Our Georgia History

Atlanta courthouse attack
March 11, 2005 Judge Rowland Barnes and two others are killed in a shooting at the Fulton County Courthouse. Suspect Brian Nichols was being tried for rape in Barnes' courtroom. While fleeing, Nichols murders a federal agent.
  Atlanta courthouse attack
  Fulton County, Georgia
March 12, 2005 Gwinnett County police arrest multiple slaying suspect Brian Nichols in a Duluth, Georgia apartment
  Gwinnett County, Georgia
  Atlanta courthouse attack
March 25, 2005 Ashley Smith receives $70,000 for her role in capturing courthouse killer Brian Nichols
  Atlanta courthouse attack
November 7, 2008 Brian Nichols is convicted for the murder of four people including a judge, a federal agent, an officer of the court, and a deputy sheriff as well as 50 other crimes. Although the jury deadlocked on the death sentence, Judge James Bodiford sentenced Nichols to the maximum time on each offense.
  Atlanta courthouse attack
December 12, 2008 Brian Nichols is sentenced to the maximum for each of the 54 crimes he committed in his May, 2005 rampage.
  Atlanta courthouse attack

Fulton County Judge Rowland Barnes, a female court reporter, and a sheriff's deputy were killed about 9:00 am at the county courthouse. A fourth victim, also a sheriff's deputy was admitted to Grady Memorial Hospital. A reporter for the Atlanta Journal was pistol-whipped and assaulted during as the suspect attempted to escape.

The incident began shortly after 9:00 am as the suspect, Brian Nichols, was being brought to the courthouse. Nichols had been taken to a room to change from his prison outfit to street clothes for his trial. As he was walking down a corridor to the courtroom he overpowered Sheriff's Deputy Cynthia Hall, hitting the 51-year old grandmother in the face. He then entered the courtroom.

Judge Rowland Barnes had begun hearing a rape case against the suspect when Nichols entered. For a brief time Nichols held the courtroom at bay, shooting Judge Rowland Barnes and Julie Brandau, his court reporter. Both Judge Barnes and Brandau died at the scene. Sgt. Hoyt Teasley, who confronted the suspect as he left the courthouse, was also shot and killed. As the suspect fled he carjacked 5 automobiles in rapid succession. The last car, a Green 1997 Honda SUV, was stolen from Atlanta Journal feature reporter Don Briant at about 9:20am. Nichols pistol-whipped the reporter.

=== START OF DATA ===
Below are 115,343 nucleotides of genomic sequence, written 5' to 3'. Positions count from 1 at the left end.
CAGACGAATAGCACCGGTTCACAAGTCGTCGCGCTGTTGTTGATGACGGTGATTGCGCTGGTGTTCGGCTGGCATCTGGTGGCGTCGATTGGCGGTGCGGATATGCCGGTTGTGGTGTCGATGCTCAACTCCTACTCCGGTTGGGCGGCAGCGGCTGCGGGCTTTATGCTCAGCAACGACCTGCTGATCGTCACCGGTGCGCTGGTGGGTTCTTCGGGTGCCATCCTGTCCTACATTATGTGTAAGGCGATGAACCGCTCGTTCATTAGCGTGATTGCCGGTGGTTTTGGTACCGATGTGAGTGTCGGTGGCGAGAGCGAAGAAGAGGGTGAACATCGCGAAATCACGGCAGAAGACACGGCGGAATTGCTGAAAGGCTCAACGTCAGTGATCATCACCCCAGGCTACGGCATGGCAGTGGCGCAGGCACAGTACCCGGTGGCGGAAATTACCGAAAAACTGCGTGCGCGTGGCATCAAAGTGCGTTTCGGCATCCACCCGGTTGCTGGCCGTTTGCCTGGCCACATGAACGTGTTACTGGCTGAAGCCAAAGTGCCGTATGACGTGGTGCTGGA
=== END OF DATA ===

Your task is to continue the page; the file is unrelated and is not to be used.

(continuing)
Nichols did not go very far in Briant's vehicle. It was found on a different level of the parking gargage. He left the parking deck on foot and used public transportation to get to Buckhead.

Suspect Nichols then stole U. S. Customs agent David Wilhelm's truck, killing Wilhelm. He drove the truck to Duluth, Georgia (Gwinnett County) where he abandoned it and surprised Ashley Smith as she was entering her apartment at 2 a.m. After an 11-hour ordeal Nichols released the woman so that she could check on her baby. Upon leaving the apartment, she immediately called 911. Led by the Gwinnett County SWAT team, a contingent of heavily armed county, state and federal officers arrived, immediately surrounding the apartment. As the police were in the process of evacuating the building Nichols began waving a white flag out of the window. He was taken into custody and turned over to FBI agents, who returned him to Atlanta.

After confessing to the crime, Brian Nichols, dubbed the "Courthouse Killer" by local media outlets, was indicted on 54 counts ranging from murder to carjacking. The proceedings against Brian Nichols were delayed for years, partly because of the complexity of the crimes, the number of jurisdictions involved, the fact that a judge had been murdered (this eliminated a large number of judges who knew Judge Barnes), and the mental health defense asserted by his court-appointed defense team.

Finally, in September, 2008 jury selection is completed and the trial began at Atlanta Municipal Court. Evidence regarding the four murders and Nichols escape is supplemented with testimony about other crimes committed. On November 7, 2008, a 12-person jury found Nichols guilty of the murders and the other 50 crimes he committed during his rampage. Then came the sentencing phase of the trial.

Although the jurors found Nichols guilty on all charges, including the murder of a sitting judge, an officer of the court, a deputy sheriff and a federal agent, they remained divided on the death penalty. On December 12, 2008, Judge Bodiford ruled the jury was hopelessly deadlocked. Instead Bodiford sentenced Brian Nichols to the maximum sentence for each of his crimes, ensuring that Nichols would spend the rest of his life in prison.

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